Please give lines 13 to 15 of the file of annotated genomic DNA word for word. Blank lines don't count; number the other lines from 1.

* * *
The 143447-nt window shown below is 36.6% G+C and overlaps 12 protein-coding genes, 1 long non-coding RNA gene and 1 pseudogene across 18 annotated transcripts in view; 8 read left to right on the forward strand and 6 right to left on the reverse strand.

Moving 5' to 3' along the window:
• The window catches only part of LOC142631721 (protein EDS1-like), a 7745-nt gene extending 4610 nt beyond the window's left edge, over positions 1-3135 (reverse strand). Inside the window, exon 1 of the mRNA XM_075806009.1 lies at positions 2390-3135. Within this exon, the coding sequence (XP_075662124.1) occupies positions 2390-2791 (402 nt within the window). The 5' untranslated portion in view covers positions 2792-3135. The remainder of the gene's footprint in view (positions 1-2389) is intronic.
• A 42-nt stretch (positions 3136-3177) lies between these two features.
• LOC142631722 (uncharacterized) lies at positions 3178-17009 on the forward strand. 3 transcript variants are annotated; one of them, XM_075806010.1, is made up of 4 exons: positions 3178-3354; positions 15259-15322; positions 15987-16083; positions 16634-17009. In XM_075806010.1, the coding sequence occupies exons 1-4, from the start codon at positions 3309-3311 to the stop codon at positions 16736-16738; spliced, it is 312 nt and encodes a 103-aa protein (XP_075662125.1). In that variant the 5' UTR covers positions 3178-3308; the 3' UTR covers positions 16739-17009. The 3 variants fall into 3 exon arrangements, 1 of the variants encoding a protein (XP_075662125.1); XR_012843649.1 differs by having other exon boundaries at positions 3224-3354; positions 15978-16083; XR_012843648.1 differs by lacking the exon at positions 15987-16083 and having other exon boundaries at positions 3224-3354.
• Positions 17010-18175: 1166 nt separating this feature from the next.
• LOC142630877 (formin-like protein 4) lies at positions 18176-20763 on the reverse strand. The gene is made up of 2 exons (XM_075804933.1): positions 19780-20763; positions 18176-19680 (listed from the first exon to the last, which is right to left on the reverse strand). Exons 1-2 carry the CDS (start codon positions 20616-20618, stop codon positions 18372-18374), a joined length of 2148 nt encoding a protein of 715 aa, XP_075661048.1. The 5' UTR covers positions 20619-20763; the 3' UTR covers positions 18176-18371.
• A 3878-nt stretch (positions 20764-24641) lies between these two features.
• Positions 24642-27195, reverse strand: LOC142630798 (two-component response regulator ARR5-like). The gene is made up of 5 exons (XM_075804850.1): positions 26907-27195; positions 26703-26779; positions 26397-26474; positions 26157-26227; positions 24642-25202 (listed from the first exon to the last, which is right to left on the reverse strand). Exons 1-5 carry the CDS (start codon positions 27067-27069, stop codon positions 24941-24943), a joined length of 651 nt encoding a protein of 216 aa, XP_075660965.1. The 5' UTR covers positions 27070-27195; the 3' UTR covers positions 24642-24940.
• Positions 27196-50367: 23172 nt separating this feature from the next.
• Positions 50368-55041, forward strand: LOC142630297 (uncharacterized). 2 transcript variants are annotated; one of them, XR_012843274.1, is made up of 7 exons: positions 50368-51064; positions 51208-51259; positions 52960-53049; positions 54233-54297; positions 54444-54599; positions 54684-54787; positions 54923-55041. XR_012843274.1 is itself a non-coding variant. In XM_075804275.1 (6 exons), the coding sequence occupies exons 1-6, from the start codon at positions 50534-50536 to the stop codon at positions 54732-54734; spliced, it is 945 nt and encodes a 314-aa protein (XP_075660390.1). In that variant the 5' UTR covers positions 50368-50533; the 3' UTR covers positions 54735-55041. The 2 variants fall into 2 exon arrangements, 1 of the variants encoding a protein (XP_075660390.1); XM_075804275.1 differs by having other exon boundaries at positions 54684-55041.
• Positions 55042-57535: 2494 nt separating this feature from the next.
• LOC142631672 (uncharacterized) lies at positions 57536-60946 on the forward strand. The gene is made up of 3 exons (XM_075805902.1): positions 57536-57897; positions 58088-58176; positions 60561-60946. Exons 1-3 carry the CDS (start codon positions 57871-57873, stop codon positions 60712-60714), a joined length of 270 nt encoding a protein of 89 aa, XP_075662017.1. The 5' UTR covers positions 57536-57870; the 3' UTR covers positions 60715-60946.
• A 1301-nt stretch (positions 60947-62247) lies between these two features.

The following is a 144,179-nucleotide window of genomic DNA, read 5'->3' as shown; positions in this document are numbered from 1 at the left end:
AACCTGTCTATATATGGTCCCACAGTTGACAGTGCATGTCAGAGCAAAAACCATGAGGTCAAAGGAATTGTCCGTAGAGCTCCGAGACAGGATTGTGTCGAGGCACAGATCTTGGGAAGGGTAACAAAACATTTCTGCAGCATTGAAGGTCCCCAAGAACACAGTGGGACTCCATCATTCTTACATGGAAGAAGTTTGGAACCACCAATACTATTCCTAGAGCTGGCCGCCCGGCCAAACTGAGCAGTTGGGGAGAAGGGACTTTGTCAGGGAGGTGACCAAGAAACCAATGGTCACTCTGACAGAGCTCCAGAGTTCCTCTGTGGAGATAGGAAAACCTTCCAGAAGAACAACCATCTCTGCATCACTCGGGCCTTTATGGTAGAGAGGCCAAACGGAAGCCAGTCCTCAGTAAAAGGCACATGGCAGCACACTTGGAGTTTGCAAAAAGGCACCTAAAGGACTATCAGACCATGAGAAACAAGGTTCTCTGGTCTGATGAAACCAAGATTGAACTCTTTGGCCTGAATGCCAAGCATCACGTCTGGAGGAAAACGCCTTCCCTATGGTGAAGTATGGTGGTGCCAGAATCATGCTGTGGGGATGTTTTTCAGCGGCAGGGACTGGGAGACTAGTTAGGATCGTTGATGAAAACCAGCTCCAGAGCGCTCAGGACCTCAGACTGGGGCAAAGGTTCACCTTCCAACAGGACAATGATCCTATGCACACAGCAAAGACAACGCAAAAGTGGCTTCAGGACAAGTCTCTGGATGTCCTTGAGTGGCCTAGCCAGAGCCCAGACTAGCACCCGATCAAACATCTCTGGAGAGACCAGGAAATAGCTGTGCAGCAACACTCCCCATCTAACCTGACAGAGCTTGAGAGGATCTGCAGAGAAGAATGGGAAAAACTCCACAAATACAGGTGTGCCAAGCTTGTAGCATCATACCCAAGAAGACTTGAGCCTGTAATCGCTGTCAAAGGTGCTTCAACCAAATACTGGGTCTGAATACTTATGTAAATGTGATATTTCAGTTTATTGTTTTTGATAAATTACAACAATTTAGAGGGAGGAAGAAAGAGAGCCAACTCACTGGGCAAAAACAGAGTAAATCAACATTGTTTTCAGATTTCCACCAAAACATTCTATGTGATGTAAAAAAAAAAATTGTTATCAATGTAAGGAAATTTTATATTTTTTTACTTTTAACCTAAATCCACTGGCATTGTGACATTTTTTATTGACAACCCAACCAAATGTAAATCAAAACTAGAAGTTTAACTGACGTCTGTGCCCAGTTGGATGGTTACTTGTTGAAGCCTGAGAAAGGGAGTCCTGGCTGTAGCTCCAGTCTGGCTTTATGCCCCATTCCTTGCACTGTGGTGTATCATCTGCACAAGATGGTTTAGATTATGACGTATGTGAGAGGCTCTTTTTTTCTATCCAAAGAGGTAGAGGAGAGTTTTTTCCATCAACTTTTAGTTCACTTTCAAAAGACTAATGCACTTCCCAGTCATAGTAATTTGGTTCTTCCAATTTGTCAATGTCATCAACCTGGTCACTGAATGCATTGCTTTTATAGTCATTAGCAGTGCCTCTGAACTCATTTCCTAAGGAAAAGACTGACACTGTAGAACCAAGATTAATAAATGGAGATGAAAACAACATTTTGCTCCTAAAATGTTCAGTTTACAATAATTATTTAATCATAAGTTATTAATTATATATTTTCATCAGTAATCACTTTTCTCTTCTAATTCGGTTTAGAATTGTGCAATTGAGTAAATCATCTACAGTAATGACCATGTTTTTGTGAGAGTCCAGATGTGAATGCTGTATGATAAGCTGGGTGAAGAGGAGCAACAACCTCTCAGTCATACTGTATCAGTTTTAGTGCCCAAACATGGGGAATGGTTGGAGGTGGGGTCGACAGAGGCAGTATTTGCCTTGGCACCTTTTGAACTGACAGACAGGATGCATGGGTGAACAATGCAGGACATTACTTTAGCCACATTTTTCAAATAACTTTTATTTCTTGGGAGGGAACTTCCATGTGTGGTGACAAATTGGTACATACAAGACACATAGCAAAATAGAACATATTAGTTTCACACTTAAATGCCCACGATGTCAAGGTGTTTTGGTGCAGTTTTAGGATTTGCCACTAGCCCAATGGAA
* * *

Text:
• LOC142631672 (uncharacterized) lies at positions 57536-60946 on the forward strand. The gene is made up of 3 exons (XM_075805902.1): positions 57536-57897; positions 58088-58176; positions 60561-60946. Exons 1-3 carry the CDS (start codon positions 57871-57873, stop codon positions 60712-60714), a joined length of 270 nt encoding a protein of 89 aa, XP_075662017.1. The 5' UTR covers positions 57536-57870; the 3' UTR covers positions 60715-60946.
• A 1301-nt stretch (positions 60947-62247) lies between these two features.

The following is a 144,179-nucleotide window of genomic DNA, read 5'->3' as shown; positions in this document are numbered from 1 at the left end: